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Title: Institutional effects : studies from the sterling area in the 1950s-60s
Author: Kennedy, Francis
ISNI:       0000 0004 7228 9683
Awarding Body: London School of Economics and Political Science (LSE)
Current Institution: London School of Economics and Political Science (University of London)
Date of Award: 2018
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The sterling area was a financial alliance of countries using sterling as their principal international reserves. Recent studies have highlighted how external assistance prolonged the international use of sterling in the 1950s-60s. This thesis explores the sterling area’s internal institutional arrangements (e.g. reserve management practices and the set-up of central banks), which had complex effects on the member countries. Three case studies examine reserve developments in Australia, Ireland and the UK. Together they reveal a currency construction that supported the persistent use of sterling, but lacked stability. The first paper presents a new account of Australia’s reserve management in 1950-68, emphasising the importance of reserve pooling. Acquisition of non-sterling assets in 1951-61 was limited to gold production and undermined by Australia’s balance-ofpayments volatility. Diversification (substituting other assets for sterling) only began in 1962, largely through the build-up of the IMF ‘gold tranche’. Diversification was gradual, hidden, and constrained by sterling area membership. The second paper examines the development of Ireland’s central bank, with its currency board arrangements, before and after the sterling devaluation of 1967. Before 1967, development was constrained, as an under-resourced central bank and independent commercial banks competed for sterling liquidity. Meanwhile government treated sterling area membership as a contract with the UK. Devaluation broke both constraints, leading to a forceful diversification, and centralisation of commercial bank reserves in the central bank in 1968-9. The third paper applies a contemporary methodology to review sterling crises during the years 1950-67, identifying balance-of-payments flows associated with each crisis. The ‘sterling balances’ of the sterling area underwent significant changes in all the crises, and notable (balance-of-payments) declines in those of 1951-2, 1955 and 1957. Sterling’s recurring problem was the balance of payments of the sterling area as a whole. The system’s limited cohesion failed to address this, contributing to instability.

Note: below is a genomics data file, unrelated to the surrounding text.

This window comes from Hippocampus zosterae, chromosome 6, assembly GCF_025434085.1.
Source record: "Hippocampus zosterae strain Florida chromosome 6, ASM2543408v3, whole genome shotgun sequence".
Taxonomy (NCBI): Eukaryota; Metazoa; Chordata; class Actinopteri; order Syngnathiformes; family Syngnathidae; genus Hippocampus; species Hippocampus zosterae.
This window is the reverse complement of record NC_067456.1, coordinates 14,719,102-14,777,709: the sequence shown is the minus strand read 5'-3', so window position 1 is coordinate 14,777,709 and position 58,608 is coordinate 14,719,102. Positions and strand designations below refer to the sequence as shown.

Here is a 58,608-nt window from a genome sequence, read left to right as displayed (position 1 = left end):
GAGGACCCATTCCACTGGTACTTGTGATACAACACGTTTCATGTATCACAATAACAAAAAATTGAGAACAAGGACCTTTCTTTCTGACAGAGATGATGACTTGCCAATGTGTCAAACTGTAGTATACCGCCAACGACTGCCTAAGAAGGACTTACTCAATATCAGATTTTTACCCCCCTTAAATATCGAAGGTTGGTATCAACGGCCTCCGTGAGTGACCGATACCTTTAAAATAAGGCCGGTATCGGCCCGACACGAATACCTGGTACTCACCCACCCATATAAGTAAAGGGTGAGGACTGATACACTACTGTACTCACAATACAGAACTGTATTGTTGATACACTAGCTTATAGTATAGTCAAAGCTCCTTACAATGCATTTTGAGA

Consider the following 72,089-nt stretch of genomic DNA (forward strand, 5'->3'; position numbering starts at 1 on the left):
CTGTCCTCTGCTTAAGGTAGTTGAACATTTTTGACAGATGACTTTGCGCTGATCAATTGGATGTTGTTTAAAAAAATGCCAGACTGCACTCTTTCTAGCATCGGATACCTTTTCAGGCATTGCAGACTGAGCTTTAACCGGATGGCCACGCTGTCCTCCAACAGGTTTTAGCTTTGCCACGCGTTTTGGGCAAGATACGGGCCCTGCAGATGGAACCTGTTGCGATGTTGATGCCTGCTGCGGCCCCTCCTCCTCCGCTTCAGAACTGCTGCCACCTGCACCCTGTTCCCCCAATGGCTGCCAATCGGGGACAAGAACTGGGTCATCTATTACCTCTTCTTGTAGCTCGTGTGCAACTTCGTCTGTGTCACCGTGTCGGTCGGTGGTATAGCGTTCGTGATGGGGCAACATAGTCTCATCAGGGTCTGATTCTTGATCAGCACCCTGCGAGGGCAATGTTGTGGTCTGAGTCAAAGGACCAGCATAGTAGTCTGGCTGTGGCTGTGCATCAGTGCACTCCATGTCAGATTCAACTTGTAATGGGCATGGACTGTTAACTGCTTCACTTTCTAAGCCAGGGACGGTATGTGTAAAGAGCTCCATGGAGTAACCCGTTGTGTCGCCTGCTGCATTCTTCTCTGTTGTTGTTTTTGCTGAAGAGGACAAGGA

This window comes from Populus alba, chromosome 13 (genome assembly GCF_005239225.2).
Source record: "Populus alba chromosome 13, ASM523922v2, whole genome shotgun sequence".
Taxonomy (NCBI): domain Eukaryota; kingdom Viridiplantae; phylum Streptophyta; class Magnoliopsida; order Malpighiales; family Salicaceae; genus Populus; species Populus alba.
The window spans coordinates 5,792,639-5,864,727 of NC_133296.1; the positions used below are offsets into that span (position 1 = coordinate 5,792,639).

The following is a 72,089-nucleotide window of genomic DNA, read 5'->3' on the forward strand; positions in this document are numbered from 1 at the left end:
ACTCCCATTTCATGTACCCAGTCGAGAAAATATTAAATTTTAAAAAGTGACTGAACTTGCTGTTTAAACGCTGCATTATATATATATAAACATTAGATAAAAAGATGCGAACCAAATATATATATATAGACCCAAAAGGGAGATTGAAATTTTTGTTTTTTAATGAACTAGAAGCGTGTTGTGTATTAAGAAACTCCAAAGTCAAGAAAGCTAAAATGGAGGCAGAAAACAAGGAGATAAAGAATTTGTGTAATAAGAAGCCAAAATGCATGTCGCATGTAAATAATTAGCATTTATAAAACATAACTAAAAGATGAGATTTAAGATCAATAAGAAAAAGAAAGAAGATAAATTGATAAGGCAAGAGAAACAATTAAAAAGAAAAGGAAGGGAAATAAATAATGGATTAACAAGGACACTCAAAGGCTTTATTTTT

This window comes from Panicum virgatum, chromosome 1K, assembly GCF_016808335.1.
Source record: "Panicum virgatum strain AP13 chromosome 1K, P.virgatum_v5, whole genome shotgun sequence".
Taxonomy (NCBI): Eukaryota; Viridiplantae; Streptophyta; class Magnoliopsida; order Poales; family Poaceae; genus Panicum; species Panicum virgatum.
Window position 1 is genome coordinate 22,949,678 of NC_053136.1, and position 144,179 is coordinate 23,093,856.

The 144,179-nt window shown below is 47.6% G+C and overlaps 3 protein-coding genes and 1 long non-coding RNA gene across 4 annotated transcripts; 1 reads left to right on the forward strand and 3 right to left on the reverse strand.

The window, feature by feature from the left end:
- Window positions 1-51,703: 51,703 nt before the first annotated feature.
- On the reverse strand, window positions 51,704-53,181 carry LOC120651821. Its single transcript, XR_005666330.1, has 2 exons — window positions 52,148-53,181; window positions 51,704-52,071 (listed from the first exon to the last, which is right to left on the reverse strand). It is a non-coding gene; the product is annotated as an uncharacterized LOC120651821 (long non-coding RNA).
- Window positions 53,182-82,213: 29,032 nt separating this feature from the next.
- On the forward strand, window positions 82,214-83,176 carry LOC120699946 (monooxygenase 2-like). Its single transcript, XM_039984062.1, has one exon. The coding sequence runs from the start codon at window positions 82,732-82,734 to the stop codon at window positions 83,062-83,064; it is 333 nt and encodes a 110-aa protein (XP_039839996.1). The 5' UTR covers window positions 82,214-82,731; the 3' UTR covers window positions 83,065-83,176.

Supervisor: Not available Sponsor: Not available
Qualification Name: Thesis (Ph.D.) Qualification Level: Doctoral
Keywords: HC Economic History and Conditions